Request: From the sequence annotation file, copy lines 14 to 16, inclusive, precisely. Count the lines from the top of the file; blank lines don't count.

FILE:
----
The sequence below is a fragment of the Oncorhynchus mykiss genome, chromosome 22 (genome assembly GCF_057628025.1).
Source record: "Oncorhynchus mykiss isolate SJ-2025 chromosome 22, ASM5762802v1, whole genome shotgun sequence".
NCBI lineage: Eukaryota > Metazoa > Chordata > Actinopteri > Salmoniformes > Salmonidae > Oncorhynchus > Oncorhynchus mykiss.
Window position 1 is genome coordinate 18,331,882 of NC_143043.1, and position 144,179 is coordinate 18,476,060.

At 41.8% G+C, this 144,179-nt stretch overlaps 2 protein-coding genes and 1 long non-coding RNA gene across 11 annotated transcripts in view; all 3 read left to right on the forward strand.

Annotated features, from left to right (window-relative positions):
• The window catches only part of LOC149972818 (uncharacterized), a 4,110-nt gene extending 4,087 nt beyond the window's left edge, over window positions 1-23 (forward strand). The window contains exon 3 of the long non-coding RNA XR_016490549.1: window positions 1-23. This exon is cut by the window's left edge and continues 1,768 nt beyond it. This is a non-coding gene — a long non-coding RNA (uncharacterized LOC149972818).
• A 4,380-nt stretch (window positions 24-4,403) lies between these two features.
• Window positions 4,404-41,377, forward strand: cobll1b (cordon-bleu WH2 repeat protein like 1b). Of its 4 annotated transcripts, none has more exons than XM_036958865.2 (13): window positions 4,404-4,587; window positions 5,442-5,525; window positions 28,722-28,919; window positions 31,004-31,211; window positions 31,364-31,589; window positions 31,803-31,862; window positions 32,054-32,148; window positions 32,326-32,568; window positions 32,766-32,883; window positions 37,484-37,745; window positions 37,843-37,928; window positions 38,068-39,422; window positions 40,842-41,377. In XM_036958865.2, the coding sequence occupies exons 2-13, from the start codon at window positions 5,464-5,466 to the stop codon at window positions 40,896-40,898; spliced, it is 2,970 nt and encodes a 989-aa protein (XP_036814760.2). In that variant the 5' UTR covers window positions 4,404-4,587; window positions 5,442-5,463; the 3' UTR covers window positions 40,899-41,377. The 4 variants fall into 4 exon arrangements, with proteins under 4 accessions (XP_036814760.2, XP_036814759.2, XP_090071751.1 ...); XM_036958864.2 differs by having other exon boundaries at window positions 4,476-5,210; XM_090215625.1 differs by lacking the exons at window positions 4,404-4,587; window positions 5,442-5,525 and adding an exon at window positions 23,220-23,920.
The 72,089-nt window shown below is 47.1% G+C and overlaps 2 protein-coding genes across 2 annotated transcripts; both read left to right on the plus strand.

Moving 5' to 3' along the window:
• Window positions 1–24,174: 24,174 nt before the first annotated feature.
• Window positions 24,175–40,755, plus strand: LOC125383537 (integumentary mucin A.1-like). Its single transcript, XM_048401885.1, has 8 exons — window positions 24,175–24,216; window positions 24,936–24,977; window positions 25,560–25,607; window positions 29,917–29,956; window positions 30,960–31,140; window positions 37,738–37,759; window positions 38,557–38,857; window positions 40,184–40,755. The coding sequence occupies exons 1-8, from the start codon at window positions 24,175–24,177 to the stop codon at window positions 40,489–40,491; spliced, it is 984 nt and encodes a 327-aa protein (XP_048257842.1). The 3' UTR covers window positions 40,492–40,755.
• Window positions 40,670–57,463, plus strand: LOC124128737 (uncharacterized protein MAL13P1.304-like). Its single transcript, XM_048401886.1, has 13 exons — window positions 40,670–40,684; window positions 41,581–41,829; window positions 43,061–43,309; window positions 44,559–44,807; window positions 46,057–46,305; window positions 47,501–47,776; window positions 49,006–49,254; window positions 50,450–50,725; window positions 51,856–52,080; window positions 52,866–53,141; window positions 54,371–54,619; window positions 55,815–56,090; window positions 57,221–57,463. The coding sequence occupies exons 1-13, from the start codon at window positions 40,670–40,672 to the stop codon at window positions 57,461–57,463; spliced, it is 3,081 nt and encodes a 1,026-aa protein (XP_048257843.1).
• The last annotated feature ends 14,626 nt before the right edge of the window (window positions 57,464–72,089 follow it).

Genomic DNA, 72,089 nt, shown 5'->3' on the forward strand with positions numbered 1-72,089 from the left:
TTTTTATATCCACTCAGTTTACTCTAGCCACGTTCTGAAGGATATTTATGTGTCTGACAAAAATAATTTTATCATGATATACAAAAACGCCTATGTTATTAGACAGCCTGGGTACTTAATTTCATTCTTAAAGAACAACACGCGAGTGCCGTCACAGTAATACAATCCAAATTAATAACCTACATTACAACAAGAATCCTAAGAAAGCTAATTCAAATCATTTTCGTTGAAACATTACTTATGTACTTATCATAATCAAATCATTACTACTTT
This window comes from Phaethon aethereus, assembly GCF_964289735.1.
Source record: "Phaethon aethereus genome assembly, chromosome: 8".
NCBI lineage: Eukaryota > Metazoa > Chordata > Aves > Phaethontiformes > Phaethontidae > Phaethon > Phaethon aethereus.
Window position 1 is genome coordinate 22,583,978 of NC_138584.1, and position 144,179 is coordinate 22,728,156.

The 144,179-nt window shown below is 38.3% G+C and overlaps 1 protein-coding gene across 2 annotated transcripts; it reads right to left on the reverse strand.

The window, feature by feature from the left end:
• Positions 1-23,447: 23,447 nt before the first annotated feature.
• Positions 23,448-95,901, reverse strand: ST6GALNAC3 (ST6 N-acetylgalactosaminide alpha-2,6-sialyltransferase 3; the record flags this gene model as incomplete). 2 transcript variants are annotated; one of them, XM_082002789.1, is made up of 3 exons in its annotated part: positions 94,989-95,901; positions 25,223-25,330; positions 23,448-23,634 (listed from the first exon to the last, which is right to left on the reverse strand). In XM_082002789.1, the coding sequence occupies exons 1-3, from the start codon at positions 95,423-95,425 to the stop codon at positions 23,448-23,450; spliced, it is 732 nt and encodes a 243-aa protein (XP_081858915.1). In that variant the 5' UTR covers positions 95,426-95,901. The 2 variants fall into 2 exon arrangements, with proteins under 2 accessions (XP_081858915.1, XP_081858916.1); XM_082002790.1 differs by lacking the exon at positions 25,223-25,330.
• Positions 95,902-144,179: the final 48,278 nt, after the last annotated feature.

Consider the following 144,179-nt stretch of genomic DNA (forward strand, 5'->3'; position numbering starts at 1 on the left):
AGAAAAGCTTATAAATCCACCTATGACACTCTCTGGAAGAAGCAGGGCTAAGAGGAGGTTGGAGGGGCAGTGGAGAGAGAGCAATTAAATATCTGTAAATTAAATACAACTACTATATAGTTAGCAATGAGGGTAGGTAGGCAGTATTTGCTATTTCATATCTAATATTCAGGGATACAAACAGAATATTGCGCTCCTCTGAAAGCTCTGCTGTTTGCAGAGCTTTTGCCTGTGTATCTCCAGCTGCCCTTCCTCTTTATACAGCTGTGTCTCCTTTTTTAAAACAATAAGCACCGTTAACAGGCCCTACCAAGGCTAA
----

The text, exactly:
• Window positions 40,670–57,463, plus strand: LOC124128737 (uncharacterized protein MAL13P1.304-like). Its single transcript, XM_048401886.1, has 13 exons — window positions 40,670–40,684; window positions 41,581–41,829; window positions 43,061–43,309; window positions 44,559–44,807; window positions 46,057–46,305; window positions 47,501–47,776; window positions 49,006–49,254; window positions 50,450–50,725; window positions 51,856–52,080; window positions 52,866–53,141; window positions 54,371–54,619; window positions 55,815–56,090; window positions 57,221–57,463. The coding sequence occupies exons 1-13, from the start codon at window positions 40,670–40,672 to the stop codon at window positions 57,461–57,463; spliced, it is 3,081 nt and encodes a 1,026-aa protein (XP_048257843.1).
• The last annotated feature ends 14,626 nt before the right edge of the window (window positions 57,464–72,089 follow it).

Genomic DNA, 72,089 nt, shown 5'->3' on the forward strand with positions numbered 1-72,089 from the left: